I know this is pretty late, but if you wouldn’t mind answering: you said that FYI by Dani Read was an example of proper advertising for people that aren’t straight. But what, to you, would better queer (I don’t know if this is the right term for a straight person to use) representation look like in more “mainstream” companies that weren’t catered to BDSM practitioners?

    • Rose says:

      I think that’s a great question. I have an article up on The Lingerie Addict about this, with some examples of other companies that I think are making good queer lingerie ads. I feel like any ad could be a good queer ad as long as it can represent gay people without making them into a novelty or a fetish.

  2. Annmarie says:

    Hi Rose- Thank you for yet another intriguing, important, well-written piece.
    I’d like to chime in my own observations in relations to some of the points you brought up, based on my own experience and perspective (male-born bigender):
    – I suspect gay men designers will have at least an initial difficulty marketing their “for gay” underwear lines to straight men. I think they can be open about it since they probably gave up on that market, at least for now. And in relation to my next point I wonder if trans men, identified as gay or not, are buying some gay-identified underwear.

    – As a trans woman I’m getting my own lingerie from any designers/brands I like, regardless of ownership, and go with items that cater for women. It seems like designers like PlayOut are broadening their base by appealing to different identities, which I think is great and am pleasantly surprised. I may take a more serious look into their products line, as well as the other companies mentioned here.

    – You’re right to point that lesbianism as depicted in most lingerie adds is unreal, and may seem in some cases to come from a point of view of a straight man.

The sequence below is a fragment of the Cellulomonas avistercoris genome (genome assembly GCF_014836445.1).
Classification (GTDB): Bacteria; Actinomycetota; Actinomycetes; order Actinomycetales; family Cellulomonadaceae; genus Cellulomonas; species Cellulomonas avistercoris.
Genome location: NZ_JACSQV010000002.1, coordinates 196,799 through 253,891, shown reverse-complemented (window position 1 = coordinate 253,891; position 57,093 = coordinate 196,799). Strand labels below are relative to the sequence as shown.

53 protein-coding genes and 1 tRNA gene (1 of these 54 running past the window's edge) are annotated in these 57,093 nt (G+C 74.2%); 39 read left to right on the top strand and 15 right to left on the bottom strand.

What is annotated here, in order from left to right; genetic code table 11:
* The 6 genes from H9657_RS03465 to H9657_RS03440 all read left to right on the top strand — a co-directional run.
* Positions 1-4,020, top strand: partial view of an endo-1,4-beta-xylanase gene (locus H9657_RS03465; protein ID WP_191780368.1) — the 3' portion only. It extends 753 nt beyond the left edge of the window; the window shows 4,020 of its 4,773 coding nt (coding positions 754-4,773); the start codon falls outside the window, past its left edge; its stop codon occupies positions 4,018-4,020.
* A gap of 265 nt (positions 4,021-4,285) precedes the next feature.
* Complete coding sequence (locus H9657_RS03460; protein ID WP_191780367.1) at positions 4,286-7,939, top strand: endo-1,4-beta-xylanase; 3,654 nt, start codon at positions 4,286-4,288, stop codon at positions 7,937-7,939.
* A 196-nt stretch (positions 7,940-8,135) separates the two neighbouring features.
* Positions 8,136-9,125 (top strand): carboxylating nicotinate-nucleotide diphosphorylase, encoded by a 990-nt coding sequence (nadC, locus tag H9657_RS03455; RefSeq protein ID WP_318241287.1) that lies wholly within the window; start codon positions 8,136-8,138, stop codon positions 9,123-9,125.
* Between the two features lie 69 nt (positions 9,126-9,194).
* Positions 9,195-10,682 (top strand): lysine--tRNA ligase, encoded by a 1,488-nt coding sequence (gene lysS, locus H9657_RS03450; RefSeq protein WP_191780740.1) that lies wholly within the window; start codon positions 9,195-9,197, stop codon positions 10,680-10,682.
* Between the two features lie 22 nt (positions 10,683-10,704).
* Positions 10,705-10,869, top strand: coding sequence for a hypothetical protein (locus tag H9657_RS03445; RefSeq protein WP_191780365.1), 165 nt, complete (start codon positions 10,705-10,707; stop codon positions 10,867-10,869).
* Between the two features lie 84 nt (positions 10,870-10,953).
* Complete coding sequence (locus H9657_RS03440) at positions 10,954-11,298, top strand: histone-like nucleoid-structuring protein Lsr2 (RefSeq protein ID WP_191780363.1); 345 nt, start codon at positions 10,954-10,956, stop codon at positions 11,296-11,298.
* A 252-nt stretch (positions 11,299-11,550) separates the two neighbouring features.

I wonder why this is being done over and over. Does it really help sales or just attracting attention is enough? Am I missing something?

  3. Paige says:

    Great article. Im glad to see them making headway. But at the same rate, I feel that (or at least some time in the near future) we shouldn’t be looking at this as queer for queer. But rather all for all.
    Sexual orientation really shouldn’t be a factor in what one wants to wear. Nor should it be a reason to buy a brand over another.

    Alas that is wishful utopian thinking I guess.

    • Jeanna Kadlec says:

      Hi Paige. I’m Jeanna, the founder of Bluestockings Boutique (one of the companies listed). I absolutely think that people should wear what they want to wear. However, there’s something to be said for voting with your money. Shopping local, buying ethically, supporting independent designers, and supporting women- and LGBTQ-owned businesses are all forms of this kind of “voting.” It’s the idea that our dollars and desires don’t consist in a vacuum but rather, that our desires are — to an extent — constructed by what’s available. By supporting businesses who we as consumers personally connect with (businesses that, frankly, often don’t get the support of corporate machines), we are making more space for ourselves in not only the market, but in society more broadly.

    • Halisi says:

      This is pretty late, but to reply to your post: I’m straight, but as from what I’ve read (and from my experiences as a black woman), the general idea behind “queer for queer” is that the lingerie industry (and most industries in general) targets white, middle-to-upper class, heterosexual, cisgender American/European women. Sometimes the women are small and/or thin, sometimes they’re big and/or busty; however, there’s not much variance and everyone else has to get used to seeing people that don’t look like/represent them. For queer women (sorry if my use of this term isn’t appropriate), this means that lingerie advertisements – ads in general – are usually heterosexual, and if they’re not they’re “lesbian” fluff that’s designed to arouse straight men because genuine lesbian sexuality isn’t seen as legitimate. So, to put it clearly: for queer women, finding lingerie that’s made for them is like me finding lingerie that’s made for non-white people: it feels like an important part of yourself is finally being appreciated, like you’re a valued customer that deserves to be acknowledged. As relationships that aren’t heterosexual are far from being mainstream, this is probably something that LGBTQA+ designers will have to do for themselves until bigger companies finally catch on.